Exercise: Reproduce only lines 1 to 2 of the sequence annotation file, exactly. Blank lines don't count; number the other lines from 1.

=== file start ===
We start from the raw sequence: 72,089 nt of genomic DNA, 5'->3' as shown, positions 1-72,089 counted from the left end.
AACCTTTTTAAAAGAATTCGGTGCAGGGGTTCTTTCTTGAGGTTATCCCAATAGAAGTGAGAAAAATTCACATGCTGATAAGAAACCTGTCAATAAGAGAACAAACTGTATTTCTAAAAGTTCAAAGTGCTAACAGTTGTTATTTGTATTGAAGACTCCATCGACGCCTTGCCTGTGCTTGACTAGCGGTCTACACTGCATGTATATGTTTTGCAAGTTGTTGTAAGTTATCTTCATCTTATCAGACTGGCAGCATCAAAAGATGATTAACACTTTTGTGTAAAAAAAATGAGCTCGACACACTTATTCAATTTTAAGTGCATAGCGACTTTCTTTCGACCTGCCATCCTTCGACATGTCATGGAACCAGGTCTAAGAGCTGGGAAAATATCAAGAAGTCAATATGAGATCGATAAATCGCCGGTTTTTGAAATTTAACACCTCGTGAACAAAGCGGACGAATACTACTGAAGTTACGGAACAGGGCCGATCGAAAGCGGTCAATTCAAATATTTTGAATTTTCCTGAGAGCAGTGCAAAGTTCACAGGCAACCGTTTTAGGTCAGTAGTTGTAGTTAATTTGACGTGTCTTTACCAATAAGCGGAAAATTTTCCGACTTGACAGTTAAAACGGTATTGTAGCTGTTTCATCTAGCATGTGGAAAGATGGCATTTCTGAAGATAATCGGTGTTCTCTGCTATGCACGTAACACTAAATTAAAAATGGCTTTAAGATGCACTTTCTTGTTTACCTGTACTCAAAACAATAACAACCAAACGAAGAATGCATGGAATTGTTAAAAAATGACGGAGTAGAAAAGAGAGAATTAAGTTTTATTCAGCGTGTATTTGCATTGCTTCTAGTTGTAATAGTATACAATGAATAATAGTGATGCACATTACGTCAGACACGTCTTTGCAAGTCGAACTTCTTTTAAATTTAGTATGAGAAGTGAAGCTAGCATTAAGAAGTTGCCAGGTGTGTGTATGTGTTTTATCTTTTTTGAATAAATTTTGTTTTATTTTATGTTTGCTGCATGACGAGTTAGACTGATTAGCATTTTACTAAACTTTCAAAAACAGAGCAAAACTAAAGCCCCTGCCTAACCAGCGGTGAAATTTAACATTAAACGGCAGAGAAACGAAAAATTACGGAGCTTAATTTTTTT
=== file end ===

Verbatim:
We start from the raw sequence: 72,089 nt of genomic DNA, 5'->3' as shown, positions 1-72,089 counted from the left end.
AACCTTTTTAAAAGAATTCGGTGCAGGGGTTCTTTCTTGAGGTTATCCCAATAGAAGTGAGAAAAATTCACATGCTGATAAGAAACCTGTCAATAAGAGAACAAACTGTATTTCTAAAAGTTCAAAGTGCTAACAGTTGTTATTTGTATTGAAGACTCCATCGACGCCTTGCCTGTGCTTGACTAGCGGTCTACACTGCATGTATATGTTTTGCAAGTTGTTGTAAGTTATCTTCATCTTATCAGACTGGCAGCATCAAAAGATGATTAACACTTTTGTGTAAAAAAAATGAGCTCGACACACTTATTCAATTTTAAGTGCATAGCGACTTTCTTTCGACCTGCCATCCTTCGACATGTCATGGAACCAGGTCTAAGAGCTGGGAAAATATCAAGAAGTCAATATGAGATCGATAAATCGCCGGTTTTTGAAATTTAACACCTCGTGAACAAAGCGGACGAATACTACTGAAGTTACGGAACAGGGCCGATCGAAAGCGGTCAATTCAAATATTTTGAATTTTCCTGAGAGCAGTGCAAAGTTCACAGGCAACCGTTTTAGGTCAGTAGTTGTAGTTAATTTGACGTGTCTTTACCAATAAGCGGAAAATTTTCCGACTTGACAGTTAAAACGGTATTGTAGCTGTTTCATCTAGCATGTGGAAAGATGGCATTTCTGAAGATAATCGGTGTTCTCTGCTATGCACGTAACACTAAATTAAAAATGGCTTTAAGATGCACTTTCTTGTTTACCTGTACTCAAAACAATAACAACCAAACGAAGAATGCATGGAATTGTTAAAAAATGACGGAGTAGAAAAGAGAGAATTAAGTTTTATTCAGCGTGTATTTGCATTGCTTCTAGTTGTAATAGTATACAATGAATAATAGTGATGCACATTACGTCAGACACGTCTTTGCAAGTCGAACTTCTTTTAAATTTAGTATGAGAAGTGAAGCTAGCATTAAGAAGTTGCCAGGTGTGTGTATGTGTTTTATCTTTTTTGAATAAATTTTGTTTTATTTTATGTTTGCTGCATGACGAGTTAGACTGATTAGCATTTTACTAAACTTTCAAAAACAGAGCAAAACTAAAGCCCCTGCCTAACCAGCGGTGAAATTTAACATTAAACGGCAGAGAAACGAAAAATTACGGAGCTTAATTTTTTT